The self in autism: An emerging view from neuroimaging

Department of Psychiatry and Behavioral Sciences, Stanford University School of Medicine, Stanford, CA, USA.
Neurocase (Impact Factor: 1.38). 06/2011; 17(3):201-8. DOI: 10.1080/13554794.2010.509320
Source: PubMed

ABSTRACT One of the defining characteristics of individuals with autism spectrum disorder (ASD) is difficulty with social interaction and communication with others, or interpersonal interaction. Accordingly, the majority of research efforts to date have focused on understanding the brain mechanisms underlying the deficits in social cognition and language associated with ASD. However, recent empirical and theoretical work has begun to reveal increasing evidence for altered self-representation, or intrapersonal cognition in ASD. Here we review recent studies of the self in ASD, focusing on paradigms examining 'physical' aspects of the self, including self-recognition, agency and perspective taking, and 'psychological' aspects of the self, including self-knowledge and autobiographical memory. A review of the existing literature suggests that psychological, but not physical, aspects of self-representation are altered in ASD. One key brain region that has emerged as a potential locus of self-related deficits in ASD is the medial prefrontal cortex, part of a larger 'default mode network'. Collectively, the findings from these studies provide a more comprehensive framework for understanding the complex social, cognitive, and affective symptomatology of ASD.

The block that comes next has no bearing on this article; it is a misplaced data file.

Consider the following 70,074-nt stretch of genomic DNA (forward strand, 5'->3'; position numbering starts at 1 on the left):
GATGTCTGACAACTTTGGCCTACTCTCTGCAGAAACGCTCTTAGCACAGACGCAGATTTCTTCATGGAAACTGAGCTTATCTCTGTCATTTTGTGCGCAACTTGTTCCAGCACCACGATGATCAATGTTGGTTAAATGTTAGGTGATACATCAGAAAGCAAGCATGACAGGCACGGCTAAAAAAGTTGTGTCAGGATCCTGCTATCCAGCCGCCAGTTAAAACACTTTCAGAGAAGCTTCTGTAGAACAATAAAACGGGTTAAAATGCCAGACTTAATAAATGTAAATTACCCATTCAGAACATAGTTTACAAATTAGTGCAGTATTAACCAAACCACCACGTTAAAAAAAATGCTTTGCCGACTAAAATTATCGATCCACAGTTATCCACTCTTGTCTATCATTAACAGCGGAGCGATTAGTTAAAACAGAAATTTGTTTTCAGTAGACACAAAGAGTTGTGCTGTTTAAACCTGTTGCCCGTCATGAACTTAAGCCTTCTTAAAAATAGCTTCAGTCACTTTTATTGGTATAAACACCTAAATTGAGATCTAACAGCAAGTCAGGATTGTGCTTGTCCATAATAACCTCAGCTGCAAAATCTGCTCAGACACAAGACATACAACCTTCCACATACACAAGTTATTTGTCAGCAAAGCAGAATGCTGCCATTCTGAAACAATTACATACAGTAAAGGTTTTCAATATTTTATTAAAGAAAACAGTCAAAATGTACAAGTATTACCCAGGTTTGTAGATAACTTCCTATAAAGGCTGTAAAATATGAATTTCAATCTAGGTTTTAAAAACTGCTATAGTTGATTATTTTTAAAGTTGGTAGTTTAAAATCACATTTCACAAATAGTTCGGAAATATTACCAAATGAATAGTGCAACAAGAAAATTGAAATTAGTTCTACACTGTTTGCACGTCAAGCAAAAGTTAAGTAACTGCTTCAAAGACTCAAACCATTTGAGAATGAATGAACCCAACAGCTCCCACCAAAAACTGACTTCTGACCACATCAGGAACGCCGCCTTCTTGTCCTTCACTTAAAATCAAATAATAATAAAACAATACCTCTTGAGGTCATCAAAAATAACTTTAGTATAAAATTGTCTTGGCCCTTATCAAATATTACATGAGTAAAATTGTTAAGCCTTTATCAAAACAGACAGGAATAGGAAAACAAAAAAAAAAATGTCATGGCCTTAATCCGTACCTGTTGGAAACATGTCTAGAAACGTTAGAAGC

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Available from: Lucina Q Uddin, Jul 04, 2015
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